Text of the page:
One truism about culture: right when you think a trend is over it starts picking up speed. Take mapping. You’d think, given the surfeit of artists engaged in this practice, that it would have run its course, but no. The terrain is way too fertile. Because of their proscriptive, hierarchical nature, maps present artists with an irresistible target. They ask us to accept the validity of certain facts by promoting the fiction of consensus reality. Problem is: there is no such thing. Artists, the cartographers of mankind’s no-consensus zones, continuously remind us of this fact.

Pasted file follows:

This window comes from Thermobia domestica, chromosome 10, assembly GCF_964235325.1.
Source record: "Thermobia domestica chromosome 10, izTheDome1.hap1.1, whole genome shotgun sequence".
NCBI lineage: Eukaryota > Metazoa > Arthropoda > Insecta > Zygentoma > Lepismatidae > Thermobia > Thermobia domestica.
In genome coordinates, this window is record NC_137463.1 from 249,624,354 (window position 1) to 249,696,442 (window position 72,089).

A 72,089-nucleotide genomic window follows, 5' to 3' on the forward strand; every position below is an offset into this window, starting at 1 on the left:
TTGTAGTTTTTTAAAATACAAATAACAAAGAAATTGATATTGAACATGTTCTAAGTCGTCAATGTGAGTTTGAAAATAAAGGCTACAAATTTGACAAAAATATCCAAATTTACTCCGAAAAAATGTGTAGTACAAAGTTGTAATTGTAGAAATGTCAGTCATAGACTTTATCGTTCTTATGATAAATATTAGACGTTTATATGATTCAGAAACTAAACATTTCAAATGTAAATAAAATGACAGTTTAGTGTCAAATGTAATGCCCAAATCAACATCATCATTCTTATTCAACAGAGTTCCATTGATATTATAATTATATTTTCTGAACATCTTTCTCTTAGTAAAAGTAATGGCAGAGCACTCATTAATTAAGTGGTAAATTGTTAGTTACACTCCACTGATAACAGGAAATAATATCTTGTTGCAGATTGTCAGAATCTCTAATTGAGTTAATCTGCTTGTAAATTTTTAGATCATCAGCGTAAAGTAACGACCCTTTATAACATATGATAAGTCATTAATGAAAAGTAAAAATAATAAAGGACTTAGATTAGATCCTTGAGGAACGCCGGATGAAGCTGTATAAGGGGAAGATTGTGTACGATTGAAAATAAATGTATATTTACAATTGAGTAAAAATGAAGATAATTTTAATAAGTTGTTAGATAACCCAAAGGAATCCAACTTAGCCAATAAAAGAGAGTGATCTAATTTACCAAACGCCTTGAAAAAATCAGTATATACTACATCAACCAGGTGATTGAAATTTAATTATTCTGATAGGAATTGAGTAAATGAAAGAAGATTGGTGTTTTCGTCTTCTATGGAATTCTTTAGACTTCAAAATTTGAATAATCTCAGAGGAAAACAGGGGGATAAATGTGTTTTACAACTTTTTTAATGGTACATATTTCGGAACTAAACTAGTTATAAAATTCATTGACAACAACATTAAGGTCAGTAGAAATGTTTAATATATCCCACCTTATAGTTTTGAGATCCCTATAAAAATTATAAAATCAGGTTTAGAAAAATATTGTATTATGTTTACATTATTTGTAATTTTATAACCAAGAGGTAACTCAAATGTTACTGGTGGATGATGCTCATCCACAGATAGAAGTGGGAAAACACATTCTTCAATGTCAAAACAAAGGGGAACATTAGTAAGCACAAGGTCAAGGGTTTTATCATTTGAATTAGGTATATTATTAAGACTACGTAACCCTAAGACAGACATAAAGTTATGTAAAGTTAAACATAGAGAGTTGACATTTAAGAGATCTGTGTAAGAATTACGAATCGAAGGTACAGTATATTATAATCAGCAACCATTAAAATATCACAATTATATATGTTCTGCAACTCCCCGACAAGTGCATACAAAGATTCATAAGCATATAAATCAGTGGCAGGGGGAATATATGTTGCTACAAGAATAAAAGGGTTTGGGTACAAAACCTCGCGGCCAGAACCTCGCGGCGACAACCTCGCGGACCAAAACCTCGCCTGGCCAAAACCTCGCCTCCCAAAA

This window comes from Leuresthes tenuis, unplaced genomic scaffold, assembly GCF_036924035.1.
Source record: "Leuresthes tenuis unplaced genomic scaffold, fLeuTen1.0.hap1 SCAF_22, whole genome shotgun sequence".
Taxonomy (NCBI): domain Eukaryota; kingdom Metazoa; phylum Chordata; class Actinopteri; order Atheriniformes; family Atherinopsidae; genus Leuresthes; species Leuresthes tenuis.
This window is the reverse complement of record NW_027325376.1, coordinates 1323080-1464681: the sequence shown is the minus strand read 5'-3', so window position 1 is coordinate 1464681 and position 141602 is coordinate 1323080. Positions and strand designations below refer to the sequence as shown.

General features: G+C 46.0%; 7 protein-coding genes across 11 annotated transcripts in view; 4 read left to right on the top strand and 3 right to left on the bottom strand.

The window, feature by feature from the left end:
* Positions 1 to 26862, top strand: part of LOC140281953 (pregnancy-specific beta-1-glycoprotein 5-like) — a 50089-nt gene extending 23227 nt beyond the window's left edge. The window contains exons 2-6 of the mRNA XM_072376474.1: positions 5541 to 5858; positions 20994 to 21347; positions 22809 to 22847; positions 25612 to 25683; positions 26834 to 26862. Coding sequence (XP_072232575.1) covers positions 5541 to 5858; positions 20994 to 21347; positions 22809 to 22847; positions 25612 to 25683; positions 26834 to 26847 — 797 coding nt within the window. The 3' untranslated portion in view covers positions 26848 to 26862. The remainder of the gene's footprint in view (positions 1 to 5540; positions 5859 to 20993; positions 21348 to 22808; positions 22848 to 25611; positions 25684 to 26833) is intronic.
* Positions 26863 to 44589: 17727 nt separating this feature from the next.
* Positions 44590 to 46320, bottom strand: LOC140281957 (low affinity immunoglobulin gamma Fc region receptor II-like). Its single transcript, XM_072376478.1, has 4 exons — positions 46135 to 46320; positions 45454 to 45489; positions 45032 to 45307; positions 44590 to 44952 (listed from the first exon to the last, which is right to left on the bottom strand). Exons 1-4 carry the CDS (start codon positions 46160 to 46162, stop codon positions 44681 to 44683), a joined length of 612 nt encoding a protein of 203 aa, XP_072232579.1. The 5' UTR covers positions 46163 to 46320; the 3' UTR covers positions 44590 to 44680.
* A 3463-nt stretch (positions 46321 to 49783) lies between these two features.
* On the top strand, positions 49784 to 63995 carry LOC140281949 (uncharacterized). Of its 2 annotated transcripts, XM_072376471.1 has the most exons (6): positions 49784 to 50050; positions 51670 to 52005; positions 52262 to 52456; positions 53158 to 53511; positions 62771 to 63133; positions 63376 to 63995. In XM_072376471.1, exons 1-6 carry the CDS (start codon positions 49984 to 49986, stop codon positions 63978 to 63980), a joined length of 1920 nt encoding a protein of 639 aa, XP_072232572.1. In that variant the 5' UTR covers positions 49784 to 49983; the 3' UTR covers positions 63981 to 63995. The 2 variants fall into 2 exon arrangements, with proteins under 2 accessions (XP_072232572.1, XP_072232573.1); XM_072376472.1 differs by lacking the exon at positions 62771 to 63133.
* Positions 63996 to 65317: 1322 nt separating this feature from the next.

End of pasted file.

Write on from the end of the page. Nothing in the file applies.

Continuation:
What’s new, thanks to the widespread availability of digital data mining tools, is a fresh pool of raw material from which artists’ maps can be constructed. These technological leaps, by Google and others, have helped widen the already blurry line between art and science, giving scientists and programmers entry into art, and artists a portal into science. Suddenly, data mapping has painterly qualities, while painting and drawing assume the look and feel of microscopic inquiry. There Be Dragons — a show titled for the serpents that populated the edges of ancient maps – samples these cross-pollinating micro-trends, mixing low and high-tech approaches to illuminate and surprise.